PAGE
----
- The person seeking to be a guardian is qualified
- The required notices have been given
- The basic requirements for an appointment have been met
- The requested appointment provides for the welfare and best interest of the child
If the court approves the guardianship, it will determine the breadth of the guardian’s powers and responsibilities. Guardians can be appointed on an emergency basis if necessary, and they can also be appointed through a last will and testament.
Guardianships For Adults
Incapacitated adults may also require the appointment of a guardian. The guardian has the authority to make decisions regarding the adult person’s safety, physical health, and personal care. As a prerequisite, the adult must be legally incapacitated. This requires a clinically diagnosed condition that prevents the adult from being able to make or communicate decisions about his or her care. A Medical Certificate must be filed with the Court signed by a legally recognized treatment provider that explains the Incapacitated Person’s lack of capacity based on first-hand knowledge.
The person wishing to become a guardian first must determine whether he or she wants a limited or complete guardianship. In other words, the petitioner must decide how much authority he or she believes the court should permit.
A guardian is responsible for:
- Acting in the best interests of the incapacitated person
- Considering the ward’s desires and personal values in making decisions
- Notifying the court of any change in address for the guardian or incapacitated person
- Notifying the court if the incapacitated person dies
- Periodic reporting to the Court as to the Incapacitated Person’s status and overall condition
The process for becoming a guardian for an incapacitated adult is similar to becoming one for a minor child. The petitioner must file the following with the court:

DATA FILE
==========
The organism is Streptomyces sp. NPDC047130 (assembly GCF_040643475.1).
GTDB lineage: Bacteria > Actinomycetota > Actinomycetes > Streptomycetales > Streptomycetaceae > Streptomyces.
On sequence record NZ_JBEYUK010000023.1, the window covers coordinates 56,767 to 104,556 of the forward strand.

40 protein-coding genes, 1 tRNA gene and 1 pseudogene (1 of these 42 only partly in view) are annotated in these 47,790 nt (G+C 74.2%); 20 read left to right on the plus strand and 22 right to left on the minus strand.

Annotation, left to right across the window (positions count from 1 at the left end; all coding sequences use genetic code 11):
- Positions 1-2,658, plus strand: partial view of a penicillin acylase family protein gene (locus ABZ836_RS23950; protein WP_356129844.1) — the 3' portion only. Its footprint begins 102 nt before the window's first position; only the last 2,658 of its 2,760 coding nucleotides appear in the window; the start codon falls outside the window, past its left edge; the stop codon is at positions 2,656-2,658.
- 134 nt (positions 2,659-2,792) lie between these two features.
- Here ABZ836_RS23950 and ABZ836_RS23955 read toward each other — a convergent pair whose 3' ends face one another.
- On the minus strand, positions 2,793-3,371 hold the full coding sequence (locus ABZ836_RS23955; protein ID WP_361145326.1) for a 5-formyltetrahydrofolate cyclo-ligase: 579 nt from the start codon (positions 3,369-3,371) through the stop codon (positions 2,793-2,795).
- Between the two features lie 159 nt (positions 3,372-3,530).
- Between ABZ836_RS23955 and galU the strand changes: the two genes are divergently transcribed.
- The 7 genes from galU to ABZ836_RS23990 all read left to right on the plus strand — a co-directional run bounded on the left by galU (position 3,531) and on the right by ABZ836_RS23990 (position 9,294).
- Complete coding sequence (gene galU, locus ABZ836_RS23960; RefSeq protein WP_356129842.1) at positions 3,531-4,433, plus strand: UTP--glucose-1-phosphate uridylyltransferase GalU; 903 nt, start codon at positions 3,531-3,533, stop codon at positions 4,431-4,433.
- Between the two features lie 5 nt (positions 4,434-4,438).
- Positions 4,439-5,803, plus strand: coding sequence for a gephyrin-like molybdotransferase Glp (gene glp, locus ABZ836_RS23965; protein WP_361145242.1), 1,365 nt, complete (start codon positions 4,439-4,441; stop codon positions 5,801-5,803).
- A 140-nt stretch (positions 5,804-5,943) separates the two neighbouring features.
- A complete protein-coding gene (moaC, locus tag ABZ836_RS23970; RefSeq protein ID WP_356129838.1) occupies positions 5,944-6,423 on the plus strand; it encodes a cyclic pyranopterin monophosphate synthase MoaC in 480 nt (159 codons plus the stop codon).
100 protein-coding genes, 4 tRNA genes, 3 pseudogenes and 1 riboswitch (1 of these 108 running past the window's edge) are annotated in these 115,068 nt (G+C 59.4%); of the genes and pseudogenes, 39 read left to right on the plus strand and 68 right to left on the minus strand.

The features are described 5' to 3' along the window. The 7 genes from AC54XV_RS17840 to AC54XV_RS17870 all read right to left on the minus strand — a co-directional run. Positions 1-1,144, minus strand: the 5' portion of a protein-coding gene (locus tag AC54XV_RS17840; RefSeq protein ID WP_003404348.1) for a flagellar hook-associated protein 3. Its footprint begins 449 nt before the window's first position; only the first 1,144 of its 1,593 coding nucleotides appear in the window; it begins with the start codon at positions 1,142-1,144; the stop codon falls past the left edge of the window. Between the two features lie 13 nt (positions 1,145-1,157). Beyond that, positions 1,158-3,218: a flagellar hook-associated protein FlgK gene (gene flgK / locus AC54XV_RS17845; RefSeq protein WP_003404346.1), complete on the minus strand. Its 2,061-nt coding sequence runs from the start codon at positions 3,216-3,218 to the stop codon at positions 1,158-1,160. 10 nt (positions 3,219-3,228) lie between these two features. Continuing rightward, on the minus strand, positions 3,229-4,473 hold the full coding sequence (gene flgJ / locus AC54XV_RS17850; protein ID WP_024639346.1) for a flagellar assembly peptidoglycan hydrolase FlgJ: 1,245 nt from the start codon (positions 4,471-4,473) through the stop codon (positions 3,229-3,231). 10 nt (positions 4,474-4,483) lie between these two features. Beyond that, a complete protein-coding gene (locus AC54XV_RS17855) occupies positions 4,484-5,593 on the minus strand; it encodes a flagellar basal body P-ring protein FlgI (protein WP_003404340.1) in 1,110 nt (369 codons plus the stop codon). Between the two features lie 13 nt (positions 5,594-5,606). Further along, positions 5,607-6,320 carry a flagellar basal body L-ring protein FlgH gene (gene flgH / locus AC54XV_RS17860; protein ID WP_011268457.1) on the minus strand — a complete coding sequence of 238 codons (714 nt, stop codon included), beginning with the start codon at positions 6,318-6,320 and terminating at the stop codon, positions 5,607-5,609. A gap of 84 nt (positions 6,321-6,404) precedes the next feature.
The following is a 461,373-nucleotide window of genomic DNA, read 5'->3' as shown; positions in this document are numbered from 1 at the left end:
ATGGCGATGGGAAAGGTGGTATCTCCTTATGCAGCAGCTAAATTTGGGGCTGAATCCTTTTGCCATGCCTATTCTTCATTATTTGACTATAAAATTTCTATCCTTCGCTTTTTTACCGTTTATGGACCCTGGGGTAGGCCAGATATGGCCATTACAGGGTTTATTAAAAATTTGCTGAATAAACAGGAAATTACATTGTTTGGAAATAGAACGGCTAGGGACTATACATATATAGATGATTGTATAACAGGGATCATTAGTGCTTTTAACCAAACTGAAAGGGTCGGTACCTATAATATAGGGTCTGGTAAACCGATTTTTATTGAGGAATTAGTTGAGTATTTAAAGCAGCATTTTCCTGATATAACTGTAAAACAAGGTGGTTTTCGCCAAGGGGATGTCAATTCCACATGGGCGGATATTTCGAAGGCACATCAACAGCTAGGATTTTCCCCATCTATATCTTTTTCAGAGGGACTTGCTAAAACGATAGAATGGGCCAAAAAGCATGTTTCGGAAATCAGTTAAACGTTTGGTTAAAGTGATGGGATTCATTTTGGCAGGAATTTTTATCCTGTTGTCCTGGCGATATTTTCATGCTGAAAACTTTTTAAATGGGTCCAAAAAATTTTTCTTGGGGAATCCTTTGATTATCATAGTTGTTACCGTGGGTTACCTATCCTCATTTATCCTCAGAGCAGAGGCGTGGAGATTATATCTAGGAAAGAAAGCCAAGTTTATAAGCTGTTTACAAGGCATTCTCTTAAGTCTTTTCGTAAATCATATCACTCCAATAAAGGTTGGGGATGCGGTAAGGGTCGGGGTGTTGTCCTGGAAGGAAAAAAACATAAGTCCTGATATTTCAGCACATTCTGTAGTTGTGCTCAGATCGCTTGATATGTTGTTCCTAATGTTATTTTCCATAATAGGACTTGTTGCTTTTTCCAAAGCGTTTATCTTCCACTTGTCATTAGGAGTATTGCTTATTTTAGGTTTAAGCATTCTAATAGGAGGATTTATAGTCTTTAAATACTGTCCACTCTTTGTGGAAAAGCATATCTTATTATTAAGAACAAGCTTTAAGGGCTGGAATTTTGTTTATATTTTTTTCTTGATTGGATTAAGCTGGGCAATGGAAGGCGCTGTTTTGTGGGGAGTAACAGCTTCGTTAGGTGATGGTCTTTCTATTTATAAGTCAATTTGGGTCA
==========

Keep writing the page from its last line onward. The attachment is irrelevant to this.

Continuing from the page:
- Petition for Appointment of Guardian for an Incapacitated Person
- Medical Certificate (completed and signed by a registered physician, or other legally authorized health care provider.
- Motion to Appoint an Emergency/Temporary Guardian if there is an urgent need for a guardian to protect the person.
Other forms may also be necessary. Proper notice must be given to the incapacitated person, and there are reporting requirements the guardian must follow if he or she is appointed. In the event the incapacitated person regains the ability to exercise powers delegated to the guardian, the guardian must immediately notify the court.
Contact Our Guardianship Attorney
There are other procedural rules involved with guardianships, and some cases can become complicated if an interested party retains legal counsel or contests the guardianship. If a loved one is in need of care or has started to show physical limitations potentially causing endangerment, the most important first step to take is to contact a dedicated guardianship attorney. Let SederLaw review your options with you today. Contact us to schedule a consultation.